“Yes,” Grief said. “Joy and I are partners. We’re here to help deepen your understanding of love, of life. You think I’m trying to crush you, but I’m not. You think I’m the one to be avoided, the one to run away from, the one to distract yourself from as though Joy is the only one who matters. Know me so you can know her. Feel me so you can feel her. You need us both. I help you to appreciate her more. She lives in the most ordinary moments—notice her. Pay attention—any moment can become minnows in the snow. We are both a gift in your life. I’m not about what you should have done or what you could have done or time that has slipped away. I’m about what you’ll do now with the time you have left. I’m here to show you that Joy is everywhere. Feel the grass beneath your feet. Watch a hummingbird suck nectar from a Lupine. Talk to a hurting friend and listen without distraction. Hold your mother’s hand and soak in the wails of a newborn. And remember: You can take that cape off anytime you’d like to.”

My brother and I shared moments that belong to us. They are mine. They are his.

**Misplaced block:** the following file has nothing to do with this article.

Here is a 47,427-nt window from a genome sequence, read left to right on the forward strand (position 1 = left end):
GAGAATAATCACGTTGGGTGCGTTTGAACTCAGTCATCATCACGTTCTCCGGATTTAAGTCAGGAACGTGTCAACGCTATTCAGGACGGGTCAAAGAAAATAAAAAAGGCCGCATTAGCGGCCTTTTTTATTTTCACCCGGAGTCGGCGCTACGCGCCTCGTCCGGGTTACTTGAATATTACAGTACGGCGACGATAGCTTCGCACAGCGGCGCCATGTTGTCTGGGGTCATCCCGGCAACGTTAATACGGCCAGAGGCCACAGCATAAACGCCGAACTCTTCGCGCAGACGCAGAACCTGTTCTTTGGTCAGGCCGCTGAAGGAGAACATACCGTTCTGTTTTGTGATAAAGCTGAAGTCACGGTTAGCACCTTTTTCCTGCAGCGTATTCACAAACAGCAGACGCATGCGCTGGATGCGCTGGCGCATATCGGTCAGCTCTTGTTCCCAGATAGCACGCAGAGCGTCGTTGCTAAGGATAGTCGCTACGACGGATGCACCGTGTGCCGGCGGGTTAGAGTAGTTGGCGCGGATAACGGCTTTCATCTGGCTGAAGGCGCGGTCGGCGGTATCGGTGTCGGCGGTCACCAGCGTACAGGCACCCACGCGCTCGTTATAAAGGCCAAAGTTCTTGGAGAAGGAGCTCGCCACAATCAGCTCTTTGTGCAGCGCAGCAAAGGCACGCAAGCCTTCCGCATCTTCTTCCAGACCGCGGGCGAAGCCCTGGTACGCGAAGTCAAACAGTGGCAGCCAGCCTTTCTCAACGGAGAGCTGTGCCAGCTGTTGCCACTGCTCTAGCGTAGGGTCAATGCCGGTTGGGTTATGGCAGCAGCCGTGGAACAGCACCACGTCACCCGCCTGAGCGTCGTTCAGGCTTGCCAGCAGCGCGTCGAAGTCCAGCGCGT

They are our gorgeous-soaked memories and I’ll continue to shine my light on them.

Thanks, brother, for introducing me to Grief, another gift you’ve left behind. I’ll look for faces in the stones, animals in the clouds, and minnows in the snow.

36 thoughts on “A Conversation with Grief

  1. Susan, what can I say…Beautiful falls short. My tears flow for you all and I too will look for unseen treasures all around us.

    1. Thank you, Berry…I realized last night another gift my brother has brought me…helping me dig deeper and think about this life…I’m able to write from a deeper place because of his passing and there it was again…the marriage between grief and joy. I love you and look forward to our dinner:-) xo

  2. OH gosh I soaked in every word of this beautiful and powerful journey you took us on through your fragrant pictures of mourning. I ached for you and longed for you and eventually celebrated with you too. You have a gift with your spirit, your heart and your love. SO powerful. I am so deeply touched by your moving piece here.

    1. Chris,
      I’m humbled by your comment, which is so beautifully written…perhaps you should start a blog! I feel so honored and blessed that people are walking along this journey with me through these pieces. Thank you for being one of those people. Thank you for taking the time to write a comment. And thank you for taking the time to read them.